Building Modern Church Websites, Part 1: Introduction

After these things I looked, and behold, a great multitude, which no man could number, out of every nation and of all tribes, peoples, and languages, standing before the throne and before the Lamb, dressed in white robes, with palm branches in their hands.

Revelation 7:9 (World English Bible)

Why Have A Church Website

The internet is changing the world. Facebook, Twitter, and other social networks are connecting people closer together than ever. Skype, Email, and cell phones are changing the way people communicate with one another. People are spending more time than ever online, either in the office during the day, or downloading music from iTunes at home after work.

If a church is going to be relevant today, it needs to be online, too. The church shouldn’t just be somewhere people go on Sunday morning; it should be part of their every day lives. It should be on the social networks they use, and in their email inboxes. They should be able to share it with their friends, and interact with it during their lunch breaks.

It isn’t just young people online, either. Many grandparents are using social networks to keep up with their grandchildren. Almost everyone checks email every day, if only for work. Those who cannot get out because of sickness are using the internet to interact with the wider world. The church has a place in the online lives of all of these people.

Why This Series

While rebuilding the Good Shepherd Community Church website, I noticed a lack of specific, chronological guidance and advice on the subject of how to build a modern church website. I found lots of good tips and advice from church webmasters, but nothing that really got into the details of what and why.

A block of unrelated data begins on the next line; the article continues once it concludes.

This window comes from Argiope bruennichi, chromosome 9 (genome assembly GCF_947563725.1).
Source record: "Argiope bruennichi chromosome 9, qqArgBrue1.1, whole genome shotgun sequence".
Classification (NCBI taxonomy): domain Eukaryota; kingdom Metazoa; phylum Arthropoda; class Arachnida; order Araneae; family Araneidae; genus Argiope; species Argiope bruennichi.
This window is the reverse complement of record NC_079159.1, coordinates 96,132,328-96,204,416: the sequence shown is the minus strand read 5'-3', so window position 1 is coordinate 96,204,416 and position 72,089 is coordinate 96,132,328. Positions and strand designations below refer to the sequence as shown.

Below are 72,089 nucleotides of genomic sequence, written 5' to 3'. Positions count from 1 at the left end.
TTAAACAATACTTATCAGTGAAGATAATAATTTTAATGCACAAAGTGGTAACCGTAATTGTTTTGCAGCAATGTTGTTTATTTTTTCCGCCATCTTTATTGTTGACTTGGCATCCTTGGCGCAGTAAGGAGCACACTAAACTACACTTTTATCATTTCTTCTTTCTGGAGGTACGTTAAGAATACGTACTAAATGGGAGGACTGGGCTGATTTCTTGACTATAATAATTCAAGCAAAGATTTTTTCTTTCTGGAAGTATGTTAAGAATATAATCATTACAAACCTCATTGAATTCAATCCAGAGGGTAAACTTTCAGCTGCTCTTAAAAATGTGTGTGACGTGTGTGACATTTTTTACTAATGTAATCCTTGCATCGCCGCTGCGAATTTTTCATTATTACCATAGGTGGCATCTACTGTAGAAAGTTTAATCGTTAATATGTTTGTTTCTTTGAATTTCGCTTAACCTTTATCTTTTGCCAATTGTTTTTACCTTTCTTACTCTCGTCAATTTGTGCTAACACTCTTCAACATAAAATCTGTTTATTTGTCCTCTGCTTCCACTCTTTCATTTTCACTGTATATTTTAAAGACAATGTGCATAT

There are many good books on web design, but none of them seem to deal with the unique needs of churches:

  • Finances: many churches don’t have thousands of dollars to spend on servers, web design, etc. Many don’t even have tens of dollars.
  • Ease of use: it’s hard enough to run a modern church; if the website is going to be adopted and kept up to date, it needs to be super easy, even for people who don’t generally use the internet.
  • Accessibility: the church includes everyone. A church website needs to work for those who are hard of hearing or low vision. It needs to work on Windows, Mac, and Linux. Dial up or broadband. Cell phones and computers.
  • Theology: a church website can’t be hosted on some free web hosting site that puts ads for gambling and adult movies across the top of every page.
  • Openness: a church website needs not only to serve the church community, it also needs to be open and attractive to seekers.

So, every Sunday on this blog, I will be posting a detailed article covering one particular topic related to building a modern church website. I will use the Good Shepherd website as an example, explaining what I did, why I chose to do it that way, and spending a little time on how I did it.

If you’d like to modernize your church website but don’t know where to start, hopefully these posts will help you. If you’ve been tasked with being the webmaster for your church, I hope my thoughts will be of some use in your journey.

Questions To Ask Yourself Before You Start

  1. What is the congregation of my church doing on the internet today?
  2. How can the church interact with them on the websites they are already using?
  3. Does the church website have the support of church staff and elders? If not, what needs to happen before it does?
  4. Are there people in the congregation I can turn to for help, so I don’t have to do it all myself?

Next Week

Next Sunday: foundations! Why use WordPress? What about web hosting? How much should web hosting cost? Is our current web host good enough?


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